The information in this document regarding side effects and warnings comes from Drugs.com and the Ritalin professional packet insert. The following side/adverse effects have been selected on the basis of their potential clinical significance (possible signs and symptoms in parentheses where appropriate)--not necessarily inclusive:
Symptoms requiring medical attention:
* More Common Symptoms
Hypertension (increased blood pressure), tachycardia (fast heartbeat)--especially with doses greater than 0.5 mg per kg of body weight (mg/kg)
* Less Common Symptoms
Angina (chest pain), arthralgia (joint pain), dyskinesia (uncontrolled movements of the body), fever, skin rash or hives, thrombocytopenia (rarely, unusual bleeding or bruising; black tarry stools; blood in urine or stools; pinpoint red spots on skin)--usually asymptomatic.
Note: Arthralgia, fever, skin rash or hives, and thrombocytopenia may be indicative of a hypersensitivity reaction to methylphenidate. Rarely, exfoliative dermatitis and erythema multiforme have occurred.
* Rare Symptoms
Blurred vision or other changes in vision, convulsions, muscle cramps, Tourette's syndrome (uncontrolled vocal outbursts and/or tics [uncontrolled repeated body movements]), With prolonged use or at high doses, Psychosis, toxic (changes in mood; confusion; delusions; depersonalization; hallucinations), weight loss --possibly more frequent in children.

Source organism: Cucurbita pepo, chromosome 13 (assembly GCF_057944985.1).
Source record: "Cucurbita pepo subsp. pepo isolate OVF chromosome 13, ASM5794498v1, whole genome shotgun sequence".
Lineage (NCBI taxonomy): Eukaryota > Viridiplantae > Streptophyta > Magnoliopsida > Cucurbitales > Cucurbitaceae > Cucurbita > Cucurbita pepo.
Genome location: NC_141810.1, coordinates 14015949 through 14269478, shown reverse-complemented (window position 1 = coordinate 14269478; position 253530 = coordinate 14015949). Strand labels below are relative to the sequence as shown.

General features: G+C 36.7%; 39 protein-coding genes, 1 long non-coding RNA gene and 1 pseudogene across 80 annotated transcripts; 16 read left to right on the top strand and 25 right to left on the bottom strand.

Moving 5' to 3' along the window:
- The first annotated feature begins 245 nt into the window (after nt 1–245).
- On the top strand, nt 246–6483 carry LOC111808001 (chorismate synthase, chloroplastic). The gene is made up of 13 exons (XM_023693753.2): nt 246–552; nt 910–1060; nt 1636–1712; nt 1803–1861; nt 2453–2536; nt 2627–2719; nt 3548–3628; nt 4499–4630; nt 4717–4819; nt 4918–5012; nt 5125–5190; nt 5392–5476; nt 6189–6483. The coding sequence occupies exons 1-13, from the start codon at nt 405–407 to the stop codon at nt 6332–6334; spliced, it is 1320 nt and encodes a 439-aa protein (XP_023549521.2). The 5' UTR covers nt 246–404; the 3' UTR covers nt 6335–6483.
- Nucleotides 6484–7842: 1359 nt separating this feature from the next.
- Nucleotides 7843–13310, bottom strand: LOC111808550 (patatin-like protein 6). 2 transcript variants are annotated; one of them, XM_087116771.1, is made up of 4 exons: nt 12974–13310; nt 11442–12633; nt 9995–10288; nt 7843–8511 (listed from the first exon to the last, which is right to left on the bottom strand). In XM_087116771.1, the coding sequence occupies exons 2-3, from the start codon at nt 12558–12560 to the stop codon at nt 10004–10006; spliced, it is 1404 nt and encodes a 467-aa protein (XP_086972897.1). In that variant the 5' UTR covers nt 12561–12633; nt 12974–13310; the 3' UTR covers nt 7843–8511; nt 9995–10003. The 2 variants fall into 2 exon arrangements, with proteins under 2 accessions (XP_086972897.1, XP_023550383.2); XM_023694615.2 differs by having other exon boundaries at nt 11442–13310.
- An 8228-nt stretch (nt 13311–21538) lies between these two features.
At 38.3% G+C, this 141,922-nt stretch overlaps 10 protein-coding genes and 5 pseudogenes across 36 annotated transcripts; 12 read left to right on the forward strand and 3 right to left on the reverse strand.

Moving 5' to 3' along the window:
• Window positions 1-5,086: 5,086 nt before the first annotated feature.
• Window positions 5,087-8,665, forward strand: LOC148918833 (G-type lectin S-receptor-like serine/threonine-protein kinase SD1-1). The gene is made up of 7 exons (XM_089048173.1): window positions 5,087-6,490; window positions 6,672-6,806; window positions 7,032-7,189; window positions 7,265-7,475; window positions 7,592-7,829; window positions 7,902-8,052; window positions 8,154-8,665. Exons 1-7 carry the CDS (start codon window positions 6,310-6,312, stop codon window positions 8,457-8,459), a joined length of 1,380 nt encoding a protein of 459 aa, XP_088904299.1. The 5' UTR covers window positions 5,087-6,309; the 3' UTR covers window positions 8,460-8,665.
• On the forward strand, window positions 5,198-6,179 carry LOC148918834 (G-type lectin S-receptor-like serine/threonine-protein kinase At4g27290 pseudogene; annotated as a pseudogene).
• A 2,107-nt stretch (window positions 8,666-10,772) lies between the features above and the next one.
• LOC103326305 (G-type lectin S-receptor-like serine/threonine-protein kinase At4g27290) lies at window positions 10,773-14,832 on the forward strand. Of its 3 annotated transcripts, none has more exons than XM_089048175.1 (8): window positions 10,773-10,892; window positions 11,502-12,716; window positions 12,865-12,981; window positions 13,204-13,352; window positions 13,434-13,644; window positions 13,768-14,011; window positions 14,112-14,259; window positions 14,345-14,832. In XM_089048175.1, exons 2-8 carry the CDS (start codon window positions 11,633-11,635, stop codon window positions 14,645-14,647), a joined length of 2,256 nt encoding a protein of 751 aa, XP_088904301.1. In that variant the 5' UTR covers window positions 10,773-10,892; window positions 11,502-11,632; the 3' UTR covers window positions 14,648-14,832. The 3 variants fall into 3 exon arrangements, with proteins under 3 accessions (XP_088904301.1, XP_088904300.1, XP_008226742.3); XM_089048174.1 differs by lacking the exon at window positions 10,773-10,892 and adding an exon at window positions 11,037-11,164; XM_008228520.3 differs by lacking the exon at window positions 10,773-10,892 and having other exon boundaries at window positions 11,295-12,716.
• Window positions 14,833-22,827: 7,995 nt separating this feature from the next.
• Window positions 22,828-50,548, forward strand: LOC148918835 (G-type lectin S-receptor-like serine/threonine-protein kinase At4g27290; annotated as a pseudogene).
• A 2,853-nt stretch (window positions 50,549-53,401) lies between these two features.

Symptoms needing for medical attention only if they continue or are bothersome
# Common Symptoms
Anorexia (loss of appetite)--usually transient; possibly more frequent in children, CNS stimulation (nervousness; trouble in sleeping)--possibly more frequent in children
# Less Common Symptoms
Dizziness, drowsiness, headache, nausea, stomach pain --possibly more frequent in children
Symptoms indicating possible withdrawal and the need for medical attention if they occur after medication is discontinued:
Mental depression, severe, unusual behavior, unusual tiredness or weakness
Drug Interactions: #
The following drug interactions and/or related problems have been selected on the basis of their potential clinical significance (possible mechanism in parentheses where appropriate)--not necessarily inclusive (major clinical significance):
Combinations containing any of the following medications, depending on the amount present, may also interact with this medication.
Anticholinergics or other medications with anticholinergic activity (concurrent use may intensify anticholinergic effects because of secondary anticholinergic effects of methylphenidate).
arial'>Anticonvulsants, especially phenytoin, phenobarbital, and primidone or Anticoagulants, coumarin-or indanedione-derivative or Phenylbutazone (serum concentrations of these medications may be increased because of inhibition of metabolism by methylphenidate, possibly resulting in toxicity; dosage adjustments may be necessary)
Antidepressants, tricyclic, especially desipramine and imipramine (serum concentrations of these medications may be increased because of inhibition of metabolism by methylphenidate, possibly resulting in toxicity; also, concurrent use may antagonize the effects of methylphenidate)